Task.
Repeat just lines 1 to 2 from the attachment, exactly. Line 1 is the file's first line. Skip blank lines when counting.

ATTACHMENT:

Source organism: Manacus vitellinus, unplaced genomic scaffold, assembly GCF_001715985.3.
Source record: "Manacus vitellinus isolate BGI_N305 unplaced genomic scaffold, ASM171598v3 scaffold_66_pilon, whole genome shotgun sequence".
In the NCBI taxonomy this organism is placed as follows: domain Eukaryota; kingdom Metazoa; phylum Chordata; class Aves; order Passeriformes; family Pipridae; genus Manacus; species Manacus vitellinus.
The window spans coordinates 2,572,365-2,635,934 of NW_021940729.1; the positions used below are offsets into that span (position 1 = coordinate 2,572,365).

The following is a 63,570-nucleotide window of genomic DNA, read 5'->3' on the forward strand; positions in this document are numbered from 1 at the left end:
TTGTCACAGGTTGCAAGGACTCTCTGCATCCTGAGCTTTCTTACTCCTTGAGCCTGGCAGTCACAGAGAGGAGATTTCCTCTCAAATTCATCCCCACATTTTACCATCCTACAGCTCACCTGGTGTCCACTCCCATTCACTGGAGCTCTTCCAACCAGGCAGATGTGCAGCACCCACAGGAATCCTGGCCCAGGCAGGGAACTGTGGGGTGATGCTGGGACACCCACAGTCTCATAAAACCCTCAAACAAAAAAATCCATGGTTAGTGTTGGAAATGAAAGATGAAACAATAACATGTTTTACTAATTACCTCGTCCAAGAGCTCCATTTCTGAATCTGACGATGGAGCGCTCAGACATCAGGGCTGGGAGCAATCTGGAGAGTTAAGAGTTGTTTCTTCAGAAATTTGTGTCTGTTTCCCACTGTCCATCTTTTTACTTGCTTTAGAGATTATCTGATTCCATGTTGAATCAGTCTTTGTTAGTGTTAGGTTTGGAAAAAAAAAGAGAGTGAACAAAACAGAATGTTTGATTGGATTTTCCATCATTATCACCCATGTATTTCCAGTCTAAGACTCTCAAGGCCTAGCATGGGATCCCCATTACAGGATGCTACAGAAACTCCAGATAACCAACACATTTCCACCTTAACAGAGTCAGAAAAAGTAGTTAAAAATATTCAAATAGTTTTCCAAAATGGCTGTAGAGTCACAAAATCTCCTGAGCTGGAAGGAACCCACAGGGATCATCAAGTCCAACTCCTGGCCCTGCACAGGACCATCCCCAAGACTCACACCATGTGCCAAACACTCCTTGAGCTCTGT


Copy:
Source organism: Manacus vitellinus, unplaced genomic scaffold, assembly GCF_001715985.3.
Source record: "Manacus vitellinus isolate BGI_N305 unplaced genomic scaffold, ASM171598v3 scaffold_66_pilon, whole genome shotgun sequence".